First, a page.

Supercars Drifting in Slow Motion Show How Grip is Lost and Found

Nowadays, drifting sportscars and supercars isn’t as easy as it used to be. That’s because, as suspension and tire technology evolve, the levels of grip reach monstrous values. So while action movies may trick you into believing powersliding at insane slip angles is easy, that’s actually a very difficult task. We are here to show you how grip is lost and found. In slow motion.
Porsche 911 GT3 drifting 1 photo
Photo: screenshot from Youtube
Mind you, the action takes place on the track and even so, only a part of the drivers manage to bring their cars into the full sideways attack mode. This drifting adventure kicks off violently, with a BMW M4 putting its electronically controlled multi-plate limited-slip diff to work.

This is perhaps the best example of the lot - while the M4 does unleash all 430 hp onto its rear wheels and spends a bit of time in full opposite lock land, the drift still doesn’t match some of the augmented stunts we see in car movies. The slide is impressive nonetheless, as is the smooth smokey transition back onto the grip.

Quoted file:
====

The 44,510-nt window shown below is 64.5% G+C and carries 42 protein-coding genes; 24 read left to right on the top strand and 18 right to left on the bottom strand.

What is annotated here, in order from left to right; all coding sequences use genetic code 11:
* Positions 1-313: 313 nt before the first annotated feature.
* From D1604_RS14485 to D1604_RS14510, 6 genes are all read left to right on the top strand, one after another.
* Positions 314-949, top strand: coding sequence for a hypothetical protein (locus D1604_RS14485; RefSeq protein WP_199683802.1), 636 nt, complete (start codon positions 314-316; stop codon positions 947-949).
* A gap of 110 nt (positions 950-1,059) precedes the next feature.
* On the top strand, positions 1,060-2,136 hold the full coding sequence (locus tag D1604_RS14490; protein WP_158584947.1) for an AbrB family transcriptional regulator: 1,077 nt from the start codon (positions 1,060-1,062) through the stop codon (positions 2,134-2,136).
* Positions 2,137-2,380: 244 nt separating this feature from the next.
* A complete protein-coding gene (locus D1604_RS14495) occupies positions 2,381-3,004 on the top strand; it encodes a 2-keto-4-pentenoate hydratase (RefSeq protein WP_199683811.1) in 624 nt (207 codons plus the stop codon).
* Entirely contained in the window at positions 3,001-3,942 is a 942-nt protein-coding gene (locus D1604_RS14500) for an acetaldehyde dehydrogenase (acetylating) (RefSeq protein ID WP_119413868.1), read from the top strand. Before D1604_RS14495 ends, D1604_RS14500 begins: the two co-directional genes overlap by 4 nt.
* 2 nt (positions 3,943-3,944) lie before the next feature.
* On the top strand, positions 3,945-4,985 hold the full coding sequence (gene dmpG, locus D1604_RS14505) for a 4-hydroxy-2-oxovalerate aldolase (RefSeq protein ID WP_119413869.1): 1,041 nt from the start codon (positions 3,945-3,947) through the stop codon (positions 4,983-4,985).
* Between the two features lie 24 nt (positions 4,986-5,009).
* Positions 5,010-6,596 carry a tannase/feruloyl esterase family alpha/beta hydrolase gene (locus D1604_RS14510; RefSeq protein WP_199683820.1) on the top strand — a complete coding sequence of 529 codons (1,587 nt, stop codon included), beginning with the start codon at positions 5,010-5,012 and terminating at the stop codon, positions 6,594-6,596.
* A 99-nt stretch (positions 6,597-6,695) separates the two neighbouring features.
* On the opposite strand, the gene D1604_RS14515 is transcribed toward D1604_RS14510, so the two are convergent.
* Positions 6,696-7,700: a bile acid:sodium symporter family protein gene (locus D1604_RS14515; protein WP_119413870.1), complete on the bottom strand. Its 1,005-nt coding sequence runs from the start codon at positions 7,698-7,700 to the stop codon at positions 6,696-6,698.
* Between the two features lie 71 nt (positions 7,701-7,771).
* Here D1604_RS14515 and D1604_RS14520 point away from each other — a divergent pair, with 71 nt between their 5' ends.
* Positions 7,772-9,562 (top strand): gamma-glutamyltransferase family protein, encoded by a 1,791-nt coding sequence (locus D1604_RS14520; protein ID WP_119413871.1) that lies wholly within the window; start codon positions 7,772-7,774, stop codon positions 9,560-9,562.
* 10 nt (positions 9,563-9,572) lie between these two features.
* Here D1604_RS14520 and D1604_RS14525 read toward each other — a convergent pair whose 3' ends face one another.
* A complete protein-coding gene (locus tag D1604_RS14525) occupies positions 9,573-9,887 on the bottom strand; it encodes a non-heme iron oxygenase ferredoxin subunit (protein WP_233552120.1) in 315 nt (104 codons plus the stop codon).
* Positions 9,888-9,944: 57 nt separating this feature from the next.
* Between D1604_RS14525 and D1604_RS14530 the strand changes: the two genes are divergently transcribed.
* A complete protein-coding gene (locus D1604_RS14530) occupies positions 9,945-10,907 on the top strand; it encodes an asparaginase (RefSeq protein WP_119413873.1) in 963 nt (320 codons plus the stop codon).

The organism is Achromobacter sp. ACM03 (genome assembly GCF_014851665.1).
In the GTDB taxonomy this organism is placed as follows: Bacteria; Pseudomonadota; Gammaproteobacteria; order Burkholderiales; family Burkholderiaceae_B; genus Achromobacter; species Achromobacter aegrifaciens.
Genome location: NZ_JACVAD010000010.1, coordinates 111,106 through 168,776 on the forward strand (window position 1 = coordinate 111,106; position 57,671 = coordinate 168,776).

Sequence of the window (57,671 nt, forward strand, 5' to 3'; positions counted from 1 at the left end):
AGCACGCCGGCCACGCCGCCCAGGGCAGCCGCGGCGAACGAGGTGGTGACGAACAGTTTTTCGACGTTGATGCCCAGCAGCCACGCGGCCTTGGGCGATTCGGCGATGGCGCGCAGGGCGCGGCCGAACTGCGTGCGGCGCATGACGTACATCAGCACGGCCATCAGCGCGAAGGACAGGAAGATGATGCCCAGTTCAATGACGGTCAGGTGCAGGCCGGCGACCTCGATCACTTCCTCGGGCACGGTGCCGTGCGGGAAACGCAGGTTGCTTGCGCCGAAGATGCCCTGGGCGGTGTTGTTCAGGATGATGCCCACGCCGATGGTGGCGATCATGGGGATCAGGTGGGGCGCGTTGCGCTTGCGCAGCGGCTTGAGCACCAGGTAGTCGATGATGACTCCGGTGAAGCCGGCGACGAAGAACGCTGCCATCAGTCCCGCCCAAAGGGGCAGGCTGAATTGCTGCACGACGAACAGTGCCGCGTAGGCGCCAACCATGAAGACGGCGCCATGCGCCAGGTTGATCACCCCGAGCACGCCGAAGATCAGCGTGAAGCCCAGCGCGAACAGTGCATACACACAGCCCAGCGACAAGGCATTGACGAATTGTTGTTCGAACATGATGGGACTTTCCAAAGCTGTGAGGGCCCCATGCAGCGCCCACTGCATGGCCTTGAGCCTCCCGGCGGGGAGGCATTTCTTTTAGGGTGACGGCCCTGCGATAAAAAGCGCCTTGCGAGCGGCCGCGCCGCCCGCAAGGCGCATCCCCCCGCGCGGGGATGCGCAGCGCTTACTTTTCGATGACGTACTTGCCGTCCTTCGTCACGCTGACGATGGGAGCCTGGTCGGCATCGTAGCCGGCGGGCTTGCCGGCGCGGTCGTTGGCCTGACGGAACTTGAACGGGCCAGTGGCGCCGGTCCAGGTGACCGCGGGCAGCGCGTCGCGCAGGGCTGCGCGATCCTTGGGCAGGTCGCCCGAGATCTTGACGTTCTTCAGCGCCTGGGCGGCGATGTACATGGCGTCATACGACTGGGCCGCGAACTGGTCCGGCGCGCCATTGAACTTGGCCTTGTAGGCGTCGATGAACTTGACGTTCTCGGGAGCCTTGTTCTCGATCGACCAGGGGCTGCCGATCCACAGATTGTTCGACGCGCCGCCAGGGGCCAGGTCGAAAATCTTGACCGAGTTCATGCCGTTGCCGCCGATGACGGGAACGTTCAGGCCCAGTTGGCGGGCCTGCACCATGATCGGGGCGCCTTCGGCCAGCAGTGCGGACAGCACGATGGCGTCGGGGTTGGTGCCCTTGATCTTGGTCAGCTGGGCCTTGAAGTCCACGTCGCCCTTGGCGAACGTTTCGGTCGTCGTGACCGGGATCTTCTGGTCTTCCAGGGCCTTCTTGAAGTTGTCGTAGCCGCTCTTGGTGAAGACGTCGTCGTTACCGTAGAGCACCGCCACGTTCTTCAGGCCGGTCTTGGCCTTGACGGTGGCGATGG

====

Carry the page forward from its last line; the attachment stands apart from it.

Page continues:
We also get two Porsche 911 997 examples - The rear-mounted engines of the Porsches mean the transition on and off the grip can be made quicker, as the “pendulum” rushes the sideways movement of the rear end, but we have to keep in mind how tricky such activities are. You can see the Porsches’ tires abruptly return to grip.

The microscopic slide of the McLaren P1 demonstrates that hypercars aren’t exactly the machines of choice when it comes to such shenanigans. Regardless of that, while the P1 is capable of greater slip angles, its electronics are usually not that keen on allowing this.

An American car couldn’t miss from this collection, simply because US creations are the most tail-happy of the lot. To be more specific, American performance models are generally easier to persuade to let their backs out, which means such activities come easier. Case in point with the C6 Corvette we see here, a modded one that is. Actually, you can see the driver overfeeding the rear wheels with power as he dips his toe into oversteer.

Oh and yes, there’s a Megane RS somewhere in there, but its FWD Nurburgring record isn’t worth too much here.

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About the author: Andrei Tutu
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In his quest to bring you the most impressive automotive creations, Andrei relies on learning as a superpower. There's quite a bit of room in the garage that is this aficionado's heart, so factory-condition classics and widebody contraptions with turbos poking through the hood can peacefully coexist.
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